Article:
Netflix’s Frank Castle might not be the hero we imagined, but he’s certainly the one we needed.
Everyone has their own opinion on the Punisher, similar to how the neanderthals amongst us meet down the pub to pointlessly micromanage the latest footy results, you can see the slightly more insular nerd community doing the same across your various social media feeds. Frank Castle is an anti-hero who may seem fairly straightforward; a vengeful badass with an armory that would make a warring country blush, but the subtleties are what make or break him. No matter what you imagined this series might be, blow by blow it dismantles expectations, a never tiring sledgehammer swung with precision and purpose.
As with the rest of the Netflix Marvel series you should expect to give the series a couple of episodes leighway. It starts a little slow but more than any of the series that came before, the payoff for the setup is truly explosive. It dedicates the first two episodes to setting the scene and establishing the various characters, something that is to be expected, however it’s Frank’s backstory and constant memory montages that really hamstring the pacing. Jon Bernthal plays a killer Castle and I mean that in both senses, he is an accomplished enough actor that we don’t need to actually see the memory to know he’s thinking about his wife and kids. The show is constantly replaying the same memories over and over and it may be for effect, perhaps it’s a conscious choice but it really is annoying and it’s never more frequent than it is in the first two episodes. Frank Castle is a man haunted by his past and apparently the only way we as an audience could possibly understand this is by having those same visions repeatedly forced upon us.
The casting for the series is superb and every role is not only well written and fleshed out, but convincingly portrayed by the human beings upon whose job it is to do just that. The Punisher quickly introduces us to Micro, who evolves a little on his transmutation from comic page to screen, and is charismatically played by Ebon Moss-Bachrach. Locked in a basement complex together and with only shared enemies in common, the developing relationship and constant bickering between Micro and Castle is perhaps one of the highlights of the series. We also have Agent Madani, played by Amber Rose Revah, who is arguably the main focus of the narrative. We watch her try to work the justice system from within to put right heinous mistakes made by the American forces in Afghanistan. Driven and stubborn, watching Madani tenaciously going after the same people as Castle, but through different methods, provides wonderful contrast and it could be argued that it is Madani, not Castle, who provides the audience with proper intrigue and impetus. The final mentions have to go to Ben Barnes and Jason R Moore who play Castle’s old squadmates and provide two completely different perspectives on how life after war can be. Russo, ever the opportunist, uses his sleazy charms and military know-how to carve himself out a lucrative career, whilst Hoyle runs a support group helping others put themselves back together now they’re back in the real world.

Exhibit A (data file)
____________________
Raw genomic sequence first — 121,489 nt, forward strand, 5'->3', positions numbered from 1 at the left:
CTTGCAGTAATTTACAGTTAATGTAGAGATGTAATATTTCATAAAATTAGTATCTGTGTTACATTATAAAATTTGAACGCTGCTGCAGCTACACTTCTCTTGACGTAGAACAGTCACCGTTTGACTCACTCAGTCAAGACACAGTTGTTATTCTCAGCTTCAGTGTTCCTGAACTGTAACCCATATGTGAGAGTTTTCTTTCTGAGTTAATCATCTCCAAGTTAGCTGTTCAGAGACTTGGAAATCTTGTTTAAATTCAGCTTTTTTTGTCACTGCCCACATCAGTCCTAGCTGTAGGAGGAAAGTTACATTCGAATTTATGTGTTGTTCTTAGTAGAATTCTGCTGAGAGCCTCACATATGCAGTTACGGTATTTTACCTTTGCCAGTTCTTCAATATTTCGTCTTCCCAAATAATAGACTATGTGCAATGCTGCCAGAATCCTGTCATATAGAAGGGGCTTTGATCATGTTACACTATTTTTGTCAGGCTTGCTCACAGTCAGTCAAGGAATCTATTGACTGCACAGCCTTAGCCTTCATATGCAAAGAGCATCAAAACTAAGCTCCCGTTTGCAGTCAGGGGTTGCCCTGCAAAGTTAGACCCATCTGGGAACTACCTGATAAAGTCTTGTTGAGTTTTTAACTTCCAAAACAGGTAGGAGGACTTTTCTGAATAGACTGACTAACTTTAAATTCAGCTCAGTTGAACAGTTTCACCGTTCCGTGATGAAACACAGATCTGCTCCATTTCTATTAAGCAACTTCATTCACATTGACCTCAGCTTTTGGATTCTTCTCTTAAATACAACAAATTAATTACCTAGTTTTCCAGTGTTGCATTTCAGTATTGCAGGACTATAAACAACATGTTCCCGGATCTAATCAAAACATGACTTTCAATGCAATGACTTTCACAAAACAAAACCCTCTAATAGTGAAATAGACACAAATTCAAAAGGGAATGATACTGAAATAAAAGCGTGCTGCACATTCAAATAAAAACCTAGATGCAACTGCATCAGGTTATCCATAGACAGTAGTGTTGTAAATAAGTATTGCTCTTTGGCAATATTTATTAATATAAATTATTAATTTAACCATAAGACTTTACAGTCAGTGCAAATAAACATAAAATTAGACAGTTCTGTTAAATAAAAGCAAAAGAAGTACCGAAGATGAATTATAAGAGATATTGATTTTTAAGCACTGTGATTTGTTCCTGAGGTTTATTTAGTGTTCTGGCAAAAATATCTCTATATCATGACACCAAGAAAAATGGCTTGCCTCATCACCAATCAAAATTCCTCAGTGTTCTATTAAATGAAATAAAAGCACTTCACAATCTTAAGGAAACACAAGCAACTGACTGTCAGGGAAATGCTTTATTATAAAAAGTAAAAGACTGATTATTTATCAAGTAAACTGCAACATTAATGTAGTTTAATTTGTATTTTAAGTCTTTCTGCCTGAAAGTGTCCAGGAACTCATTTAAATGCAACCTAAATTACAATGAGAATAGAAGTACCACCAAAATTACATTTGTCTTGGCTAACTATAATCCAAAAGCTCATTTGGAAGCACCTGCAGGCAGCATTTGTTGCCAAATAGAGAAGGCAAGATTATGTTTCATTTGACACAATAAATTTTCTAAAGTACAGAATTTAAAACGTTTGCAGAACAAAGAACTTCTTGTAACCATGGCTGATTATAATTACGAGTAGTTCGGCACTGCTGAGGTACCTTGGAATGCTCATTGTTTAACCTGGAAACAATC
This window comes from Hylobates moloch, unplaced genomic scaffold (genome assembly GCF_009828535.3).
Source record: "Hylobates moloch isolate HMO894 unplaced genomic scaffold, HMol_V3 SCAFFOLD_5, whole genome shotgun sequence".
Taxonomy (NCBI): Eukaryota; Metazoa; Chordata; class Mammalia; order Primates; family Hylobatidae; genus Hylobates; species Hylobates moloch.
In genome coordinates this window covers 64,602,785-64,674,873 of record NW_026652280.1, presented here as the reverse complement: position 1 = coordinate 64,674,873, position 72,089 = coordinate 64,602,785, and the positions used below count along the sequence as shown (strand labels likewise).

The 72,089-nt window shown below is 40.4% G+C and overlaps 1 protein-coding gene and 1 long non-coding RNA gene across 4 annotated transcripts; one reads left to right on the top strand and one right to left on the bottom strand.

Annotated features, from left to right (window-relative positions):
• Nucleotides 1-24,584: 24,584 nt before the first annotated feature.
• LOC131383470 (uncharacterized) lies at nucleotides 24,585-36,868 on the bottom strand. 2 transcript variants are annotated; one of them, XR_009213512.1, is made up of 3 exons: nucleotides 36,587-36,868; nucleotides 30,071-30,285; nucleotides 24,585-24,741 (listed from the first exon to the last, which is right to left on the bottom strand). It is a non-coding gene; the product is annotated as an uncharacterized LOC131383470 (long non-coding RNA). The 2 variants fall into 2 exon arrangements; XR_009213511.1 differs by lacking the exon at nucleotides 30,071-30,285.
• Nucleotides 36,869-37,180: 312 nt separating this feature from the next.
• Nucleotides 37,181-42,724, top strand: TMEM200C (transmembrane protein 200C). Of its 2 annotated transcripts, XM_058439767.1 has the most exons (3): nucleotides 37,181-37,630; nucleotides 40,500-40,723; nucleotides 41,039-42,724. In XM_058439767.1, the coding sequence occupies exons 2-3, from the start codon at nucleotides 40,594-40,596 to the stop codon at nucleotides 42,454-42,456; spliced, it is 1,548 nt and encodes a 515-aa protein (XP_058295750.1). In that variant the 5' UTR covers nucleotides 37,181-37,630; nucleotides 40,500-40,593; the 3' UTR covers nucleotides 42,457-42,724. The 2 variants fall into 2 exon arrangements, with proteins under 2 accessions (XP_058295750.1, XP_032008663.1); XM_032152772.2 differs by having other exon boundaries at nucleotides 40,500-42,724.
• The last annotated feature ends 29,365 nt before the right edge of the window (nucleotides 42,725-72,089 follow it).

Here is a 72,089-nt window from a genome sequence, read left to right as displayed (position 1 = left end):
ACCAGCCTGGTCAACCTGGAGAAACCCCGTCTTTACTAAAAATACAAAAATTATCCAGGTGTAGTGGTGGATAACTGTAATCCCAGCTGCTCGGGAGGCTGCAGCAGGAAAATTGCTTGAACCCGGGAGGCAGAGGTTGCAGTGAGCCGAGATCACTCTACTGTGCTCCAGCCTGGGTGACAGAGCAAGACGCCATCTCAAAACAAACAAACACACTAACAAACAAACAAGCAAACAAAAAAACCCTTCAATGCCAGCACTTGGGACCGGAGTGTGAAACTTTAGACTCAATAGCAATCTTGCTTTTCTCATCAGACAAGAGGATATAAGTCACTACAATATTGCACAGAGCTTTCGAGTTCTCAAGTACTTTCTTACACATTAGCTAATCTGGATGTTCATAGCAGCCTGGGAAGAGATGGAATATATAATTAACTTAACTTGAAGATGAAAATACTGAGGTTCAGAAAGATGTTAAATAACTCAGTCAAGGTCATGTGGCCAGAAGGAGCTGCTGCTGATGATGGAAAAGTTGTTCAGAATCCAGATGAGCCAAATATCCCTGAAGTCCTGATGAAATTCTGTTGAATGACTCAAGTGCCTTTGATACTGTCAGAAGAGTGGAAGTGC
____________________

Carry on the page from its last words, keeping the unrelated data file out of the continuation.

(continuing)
Never timid, The Punisher isn’t afraid to go toe to toe with a heavily-armed enemy, and the themes tackled by the show range from gun control to PTSD. The topics are treated with due care and attention, and instead of feeling forced or mandatory, they instead provide a nuanced and balanced look at the issues at hand. The show allows for a great deal of different viewpoints and standings to be examined simultaneously through the various different leanings and backgrounds of the characters within.
With each and every Netflix show that has come out, I’ve been waiting for the one that provides that truly comic like feel and The Punisher has provided that more than any other. With episodes like ‘Gunner’ and ‘Virtue Of The Vicious’ fully capable of standing on their own as one shots, whilst the narrative weaves them into something larger, the arc within the episode itself would be sufficiently enjoyable and it’s something that separates from the usual binge fuel.
A final thing to note is that The Punisher is gross. Like, ridiculously graphic and horribly realistically gross. As a fan of films such as Tokyo Gore Police, Ichi The Killer, and other slasher blood fests, I consider myself almost immune to blood at this point, but The Punisher works with the less is more method to incredible effect. Nothing is glorified and every single encounter leaves Castle more bloodied and bruised. Whilst the rest of the Marvel Netflix franchise has boasted some incredibly choreographed and beautiful to watch fight sequences, what The Punisher provides is more like a junkyard dog let loose. It’s simple, it’s gritty, it’s painful to watch and at no point does Frank Castle seem larger than life or invulnerable; death lurks in every scene.
It’s not perfect, but it’s an engaging watch with a good story, witty writing and a strong cast. Whilst I always envisioned Frank Castle as a reluctant anti-hero stepping in because the law let the city down, the Netflix Punisher is more of a man with a death wish, a mercenary out for revenge, willing to go through anything and anyone in his way. It works up to a climax that is worth the wait and the big bad reveal/origin, whilst not wholly unforeseen, has me even more excited for season 2.
Created by: Steve Lightfoot
Prd: Regis Kimble, Erik Holmberg, Craig Yahata, Brian Leslie Parker
Scr: Ross Andru, Ken Kristensen, Angela LaManna
Starring: Jon Bernthal, Amber Rose Revah, Ebon Moss-Bacharach, Ben Barnes
Episode Run Time: 50mins
No. of Episodes: 13